Friday, December 7, 2012

Florida Introduces Affiliate Nexus Legislation

For the sixth year in a row, Florida legislators introduced a bill that (like many states before it) would create a rebuttable presumption that any out-of-state Internet retailer or mail order seller which enters into an agreement with a Florida resident (an “affiliate”) for paid referrals is subject to the State’s sales and use tax.  Referrals which subject out-of-state sellers to Florida tax are broadly defined and can be via “a link on an Internet website, an in-person oral presentation, telemarketing, or otherwise.”  Out-of-state sellers who have cumulative gross receipts of $10,000 or less from the referrals would not be subject to Florida tax.  As in several other states, the bill would allow sellers to rebut the presumption that they are subject to tax by submitting evidence that the affiliates “did not engage in any activity within [Florida] which was significantly associated with the dealer’s ability to establish or maintain the dealer’s market…during the 12 months immediately before the rebuttable presumption arose.”

As we have written previously, in response to a challenge by to a similar law enacted in 2008 in New York, a New York State appeals court held that the law was not unconstitutional on its face because it allows a retailer to rebut the presumption of solicitation.  The court remanded the case to the lower court to determine whether the law violated the Constitution’s Commerce and Due Process Clauses as applied to  In the meantime, as similar affiliate nexus laws have been passed in a handful of other states, many retailers have terminated their affiliate relationships.  Also, last spring, in a case argued by George Isaacson and Matt Schaefer of Brann & Isaacson, an Illinois court found that Illinois’ affiliate nexus law, which does not allow an affected retailer to rebut the statute’s conclusive determination that having affiliates in the state creates nexus, violates the Commerce Clause as well as the Internet Tax Freedom Act.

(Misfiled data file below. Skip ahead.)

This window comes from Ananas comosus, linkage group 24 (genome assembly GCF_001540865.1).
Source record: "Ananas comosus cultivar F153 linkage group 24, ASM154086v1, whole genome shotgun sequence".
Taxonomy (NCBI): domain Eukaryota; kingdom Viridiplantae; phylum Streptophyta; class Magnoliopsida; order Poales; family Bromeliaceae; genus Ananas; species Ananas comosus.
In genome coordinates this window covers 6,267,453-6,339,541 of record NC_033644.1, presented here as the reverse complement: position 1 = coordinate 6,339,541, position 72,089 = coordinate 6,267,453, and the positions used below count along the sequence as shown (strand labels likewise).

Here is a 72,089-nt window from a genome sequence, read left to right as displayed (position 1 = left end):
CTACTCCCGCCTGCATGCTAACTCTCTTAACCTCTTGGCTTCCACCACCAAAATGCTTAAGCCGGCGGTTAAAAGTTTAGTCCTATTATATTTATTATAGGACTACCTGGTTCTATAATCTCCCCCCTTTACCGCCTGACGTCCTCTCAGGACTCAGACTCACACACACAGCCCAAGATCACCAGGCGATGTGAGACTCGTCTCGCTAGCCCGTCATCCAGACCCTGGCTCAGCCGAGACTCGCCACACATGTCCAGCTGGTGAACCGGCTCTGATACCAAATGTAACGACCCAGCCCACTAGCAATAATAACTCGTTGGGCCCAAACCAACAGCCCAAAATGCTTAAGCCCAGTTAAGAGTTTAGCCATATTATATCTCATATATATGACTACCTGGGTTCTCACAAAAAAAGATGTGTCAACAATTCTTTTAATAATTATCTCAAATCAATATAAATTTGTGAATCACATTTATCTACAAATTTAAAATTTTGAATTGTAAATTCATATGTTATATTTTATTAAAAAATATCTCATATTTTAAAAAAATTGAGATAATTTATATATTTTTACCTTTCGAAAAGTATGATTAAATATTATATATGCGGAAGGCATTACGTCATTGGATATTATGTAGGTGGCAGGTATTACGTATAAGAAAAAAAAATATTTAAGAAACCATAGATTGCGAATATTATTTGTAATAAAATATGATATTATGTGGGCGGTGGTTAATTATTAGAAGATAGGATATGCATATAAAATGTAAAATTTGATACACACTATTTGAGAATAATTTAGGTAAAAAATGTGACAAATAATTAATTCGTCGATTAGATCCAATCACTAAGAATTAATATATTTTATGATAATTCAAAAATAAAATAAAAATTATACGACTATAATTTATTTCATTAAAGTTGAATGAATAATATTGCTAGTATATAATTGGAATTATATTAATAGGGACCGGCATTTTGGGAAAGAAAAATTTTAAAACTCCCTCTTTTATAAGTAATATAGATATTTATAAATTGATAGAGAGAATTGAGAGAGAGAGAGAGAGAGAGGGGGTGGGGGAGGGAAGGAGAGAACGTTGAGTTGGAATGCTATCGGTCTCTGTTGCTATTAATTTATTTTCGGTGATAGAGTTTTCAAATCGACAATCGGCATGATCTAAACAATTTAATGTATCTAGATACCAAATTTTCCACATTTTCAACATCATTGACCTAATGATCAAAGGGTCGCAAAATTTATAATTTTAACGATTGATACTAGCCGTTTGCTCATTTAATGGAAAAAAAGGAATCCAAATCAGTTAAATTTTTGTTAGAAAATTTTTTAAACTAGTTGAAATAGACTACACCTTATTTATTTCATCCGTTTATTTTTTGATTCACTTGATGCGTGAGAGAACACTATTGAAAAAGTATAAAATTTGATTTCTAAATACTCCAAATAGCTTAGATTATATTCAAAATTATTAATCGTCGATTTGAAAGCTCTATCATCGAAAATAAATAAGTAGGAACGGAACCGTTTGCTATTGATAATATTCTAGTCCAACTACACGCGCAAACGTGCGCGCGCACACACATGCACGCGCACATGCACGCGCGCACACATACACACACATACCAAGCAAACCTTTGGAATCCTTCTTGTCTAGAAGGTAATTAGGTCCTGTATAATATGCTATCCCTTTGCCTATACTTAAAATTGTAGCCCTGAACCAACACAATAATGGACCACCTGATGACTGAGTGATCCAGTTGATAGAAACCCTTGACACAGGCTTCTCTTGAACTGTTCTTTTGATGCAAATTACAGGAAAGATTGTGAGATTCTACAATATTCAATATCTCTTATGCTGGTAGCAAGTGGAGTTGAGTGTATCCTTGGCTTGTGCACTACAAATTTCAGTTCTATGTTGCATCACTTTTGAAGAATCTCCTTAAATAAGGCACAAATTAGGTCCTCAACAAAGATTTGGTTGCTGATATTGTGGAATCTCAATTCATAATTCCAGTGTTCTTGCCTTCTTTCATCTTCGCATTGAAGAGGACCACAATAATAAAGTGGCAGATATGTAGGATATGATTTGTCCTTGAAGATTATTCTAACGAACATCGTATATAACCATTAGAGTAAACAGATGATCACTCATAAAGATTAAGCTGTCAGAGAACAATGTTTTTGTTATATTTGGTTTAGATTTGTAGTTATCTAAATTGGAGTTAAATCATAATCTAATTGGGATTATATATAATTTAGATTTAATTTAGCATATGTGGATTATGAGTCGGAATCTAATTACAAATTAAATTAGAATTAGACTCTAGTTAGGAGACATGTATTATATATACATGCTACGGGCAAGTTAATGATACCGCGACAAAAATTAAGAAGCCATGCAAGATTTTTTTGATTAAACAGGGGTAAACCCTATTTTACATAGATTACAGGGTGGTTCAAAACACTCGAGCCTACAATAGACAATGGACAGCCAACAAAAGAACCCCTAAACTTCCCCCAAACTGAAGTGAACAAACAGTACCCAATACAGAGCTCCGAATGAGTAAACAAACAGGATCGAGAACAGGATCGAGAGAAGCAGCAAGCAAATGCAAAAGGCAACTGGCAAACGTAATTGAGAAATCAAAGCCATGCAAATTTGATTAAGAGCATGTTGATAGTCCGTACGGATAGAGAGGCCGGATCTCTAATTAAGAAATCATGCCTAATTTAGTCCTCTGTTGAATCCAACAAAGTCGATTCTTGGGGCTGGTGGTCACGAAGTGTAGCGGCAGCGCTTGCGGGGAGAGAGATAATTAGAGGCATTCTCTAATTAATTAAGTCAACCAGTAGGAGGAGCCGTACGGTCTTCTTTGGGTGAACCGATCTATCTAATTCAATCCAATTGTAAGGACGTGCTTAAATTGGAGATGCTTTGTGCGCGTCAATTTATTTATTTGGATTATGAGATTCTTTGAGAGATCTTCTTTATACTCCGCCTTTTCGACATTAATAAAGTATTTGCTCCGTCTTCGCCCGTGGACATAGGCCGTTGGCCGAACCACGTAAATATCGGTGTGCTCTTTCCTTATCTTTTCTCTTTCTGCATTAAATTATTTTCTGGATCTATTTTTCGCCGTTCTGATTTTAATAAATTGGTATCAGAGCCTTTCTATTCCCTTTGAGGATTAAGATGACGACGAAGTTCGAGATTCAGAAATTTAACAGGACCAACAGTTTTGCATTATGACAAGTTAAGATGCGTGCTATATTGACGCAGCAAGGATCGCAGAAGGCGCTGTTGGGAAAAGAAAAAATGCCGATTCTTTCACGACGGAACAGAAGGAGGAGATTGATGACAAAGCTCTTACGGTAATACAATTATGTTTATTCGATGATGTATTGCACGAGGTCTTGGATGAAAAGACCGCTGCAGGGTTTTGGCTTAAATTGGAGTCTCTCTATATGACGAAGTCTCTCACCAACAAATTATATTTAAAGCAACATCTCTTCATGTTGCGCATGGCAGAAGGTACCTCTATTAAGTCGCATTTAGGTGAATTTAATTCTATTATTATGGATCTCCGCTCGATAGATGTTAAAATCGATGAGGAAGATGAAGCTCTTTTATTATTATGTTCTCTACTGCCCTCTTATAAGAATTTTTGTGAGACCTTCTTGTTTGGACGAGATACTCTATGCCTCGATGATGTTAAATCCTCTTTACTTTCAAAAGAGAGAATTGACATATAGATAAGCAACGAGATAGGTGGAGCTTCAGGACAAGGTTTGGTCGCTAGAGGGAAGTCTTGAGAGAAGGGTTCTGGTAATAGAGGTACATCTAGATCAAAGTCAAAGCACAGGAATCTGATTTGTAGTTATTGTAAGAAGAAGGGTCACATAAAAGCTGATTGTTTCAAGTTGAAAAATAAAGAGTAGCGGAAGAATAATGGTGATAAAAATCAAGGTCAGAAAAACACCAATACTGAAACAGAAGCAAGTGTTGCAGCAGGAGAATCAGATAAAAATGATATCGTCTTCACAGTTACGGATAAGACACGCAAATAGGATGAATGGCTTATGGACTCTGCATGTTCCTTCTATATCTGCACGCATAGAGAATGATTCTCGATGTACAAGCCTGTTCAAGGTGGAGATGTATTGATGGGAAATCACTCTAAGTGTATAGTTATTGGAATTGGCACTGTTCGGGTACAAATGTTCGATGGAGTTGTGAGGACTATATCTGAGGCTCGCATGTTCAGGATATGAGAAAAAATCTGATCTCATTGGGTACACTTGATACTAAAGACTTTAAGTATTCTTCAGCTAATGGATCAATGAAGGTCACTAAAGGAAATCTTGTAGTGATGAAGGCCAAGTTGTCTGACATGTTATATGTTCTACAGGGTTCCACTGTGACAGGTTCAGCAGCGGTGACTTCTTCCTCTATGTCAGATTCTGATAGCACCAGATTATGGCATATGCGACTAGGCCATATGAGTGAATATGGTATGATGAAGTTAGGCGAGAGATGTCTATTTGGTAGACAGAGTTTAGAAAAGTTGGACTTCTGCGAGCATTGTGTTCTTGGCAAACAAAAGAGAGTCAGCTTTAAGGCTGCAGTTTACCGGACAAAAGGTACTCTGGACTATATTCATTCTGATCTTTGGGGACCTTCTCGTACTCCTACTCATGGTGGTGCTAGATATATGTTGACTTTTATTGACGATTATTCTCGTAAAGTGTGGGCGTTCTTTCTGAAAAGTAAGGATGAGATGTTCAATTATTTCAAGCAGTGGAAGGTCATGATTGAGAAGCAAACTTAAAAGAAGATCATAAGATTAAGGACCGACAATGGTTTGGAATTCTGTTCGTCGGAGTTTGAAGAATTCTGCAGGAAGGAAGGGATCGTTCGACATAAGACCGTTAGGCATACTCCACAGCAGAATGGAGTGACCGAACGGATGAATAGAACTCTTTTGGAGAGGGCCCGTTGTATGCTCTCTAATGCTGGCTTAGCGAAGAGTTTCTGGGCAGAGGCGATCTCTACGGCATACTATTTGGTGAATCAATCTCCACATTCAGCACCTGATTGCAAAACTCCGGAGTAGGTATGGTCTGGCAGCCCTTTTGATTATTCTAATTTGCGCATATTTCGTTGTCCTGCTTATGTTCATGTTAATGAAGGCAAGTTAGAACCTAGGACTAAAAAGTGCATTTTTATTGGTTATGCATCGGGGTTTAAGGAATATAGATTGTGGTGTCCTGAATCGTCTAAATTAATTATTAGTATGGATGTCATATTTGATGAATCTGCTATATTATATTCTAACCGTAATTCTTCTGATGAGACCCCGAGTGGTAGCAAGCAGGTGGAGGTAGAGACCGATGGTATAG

Tuesday, December 4, 2012

Data Breaches: Some Lessons

Some of our readers may have read about recent high profile data breaches, such as the one involving credit card information taken from many Barnes & Noble retail stores. Or they may have heard of the huge class action law suits against Sony which resulted from its handling of a 2011 incident involving hackers into the Sony Playstation network. In that case, the hackers accessed personal information including names, addresses, user names, passwords, and other personal information from about 77 million user accounts. And they may have read about the breach involving TD Bank, in which TD Bank misplaced in March 2012 computer back-up tapes containing personal information for 267,000 customers, but did not inform the affected customers and pertinent state authorities until seven months later, in October. Each of these instances brings to light some apparent misconceptions regarding the handling of data breaches.  

Myth 1: There is no law that requires action in the event of a data breach.

Fact 1: There is no federal law (aside from laws regarding specialized industries such as banking and health care) that requires a response. However, 46 states, the District of Columbia, Puerto Rico, and the U.S. Virgin Islands require certain actions be taken in the event of a data breach regarding personal information, and each of these laws is different.

Myth 2: My company only needs to comply with the data breach laws of the states in which my company has an office or other physical presence.

Fact 2: A company is subject to the data breach laws of not only the states in which it has a physical presence but also the states in which it has customers.

Myth 3: I need only look at one state’s laws if there has been a data breach.